Camper van life is different than traditional camping. Instead of using a cooler, sleeping bag, and flashlight, you’ll have a refrigerator, mattress, and overhead lights. The main difference is electricity. Camper vans are similar to homes in this regard. You have a constant source of electricity at your disposal. Still, it’s not as easy as just plugging in your electronic device. Camper van electrical systems have certain limitations and requirements to ensure the proper voltage for your appliances. Read this brief guide to camper van electrical systems to learn more.
You’ll need a reliable charging station to acquire sufficient electricity for your camper van. Most residences rely on coal or natural gas to power their homes, but camper vans can utilize solar power instead. It’s sustainable, renewable, and free! However, you’ll need the right solar power system, cables, and a charge controller in place to capture and convert UV rays into usable electricity. Solar panels capture sunlight to convert it into electricity. Electric currents travel through the solar cables to the charge controller. This system then regulates incoming voltage to prevent a power surge. It also helps to have an extra battery to store excess electricity for later use.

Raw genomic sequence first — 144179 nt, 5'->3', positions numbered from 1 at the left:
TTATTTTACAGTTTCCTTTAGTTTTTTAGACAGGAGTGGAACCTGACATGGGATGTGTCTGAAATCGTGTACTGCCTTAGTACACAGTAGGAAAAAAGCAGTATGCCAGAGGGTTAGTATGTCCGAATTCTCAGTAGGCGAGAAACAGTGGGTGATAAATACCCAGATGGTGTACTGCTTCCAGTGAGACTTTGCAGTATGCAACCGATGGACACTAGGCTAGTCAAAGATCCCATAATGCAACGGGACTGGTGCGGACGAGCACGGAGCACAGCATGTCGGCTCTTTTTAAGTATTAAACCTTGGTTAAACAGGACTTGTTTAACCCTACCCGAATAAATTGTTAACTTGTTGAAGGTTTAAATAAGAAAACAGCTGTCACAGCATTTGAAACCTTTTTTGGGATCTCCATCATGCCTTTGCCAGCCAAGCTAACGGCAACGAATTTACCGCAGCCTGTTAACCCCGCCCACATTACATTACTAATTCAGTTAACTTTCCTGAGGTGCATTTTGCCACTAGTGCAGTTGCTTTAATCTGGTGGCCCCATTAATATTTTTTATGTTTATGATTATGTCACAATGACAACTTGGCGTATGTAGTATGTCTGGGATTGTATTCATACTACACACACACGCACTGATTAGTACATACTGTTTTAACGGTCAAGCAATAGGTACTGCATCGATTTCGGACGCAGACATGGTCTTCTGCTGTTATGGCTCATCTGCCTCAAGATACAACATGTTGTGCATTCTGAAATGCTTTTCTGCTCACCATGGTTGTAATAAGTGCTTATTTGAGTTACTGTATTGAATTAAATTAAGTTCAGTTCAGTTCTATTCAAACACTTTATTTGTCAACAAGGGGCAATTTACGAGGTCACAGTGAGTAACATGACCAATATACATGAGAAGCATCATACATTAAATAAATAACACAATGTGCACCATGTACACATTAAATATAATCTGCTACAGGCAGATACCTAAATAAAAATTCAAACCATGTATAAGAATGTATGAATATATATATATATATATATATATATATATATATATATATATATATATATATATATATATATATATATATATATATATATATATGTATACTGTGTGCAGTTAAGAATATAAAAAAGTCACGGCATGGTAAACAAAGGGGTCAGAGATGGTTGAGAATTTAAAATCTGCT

Once you have a solar system in place, you’ll need to keep in mind the voltage of your appliances. Camper vans have common loads in place, meaning appliances that use the most electricity, such as heating and cooling units, refrigerators, fans, and electrical outlets. The camper van itself typically uses 12V DC, which you can hook up to your battery. Other appliances may require AC voltage which involves an electrical inverter. Remember, batteries offer a limited electrical supply. However, the right solar power system can ensure your camper van receives constant energy, as long as you have enough leisure batteries to store it.
Finally, wiring is another important step in this guide to camper van electrical systems. Installing the appropriate wires can prevent electrical surges, power outages, and fires. Make sure to choose electrical wires with the proper ampacity to supply a continuous electrical flow without overheating. Fortunately, an overcurrent electrical device, such as a fuse or breaker, prevents this. A good rule of thumb is that your overcurrent electrical device should be smaller than your wire ampacity.
Additionally, voltage drops are natural. Wires with larger diameters have less of a voltage drop than smaller ones. At minimum, you should see a three percent voltage drop if using the correct wires for all critical and non-critical loads.
We understand camper van electricity may seem difficult to understand. Unaka Gear is here to help! As a Victron distributor, we ensure you have the right electrical equipment and energy storage for your camper van. We have it all—whether you’re looking for inverters, chargers, converters, or battery monitors. Contact us today with any questions, and we’ll help you find the right electrical equipment to help light up your van life.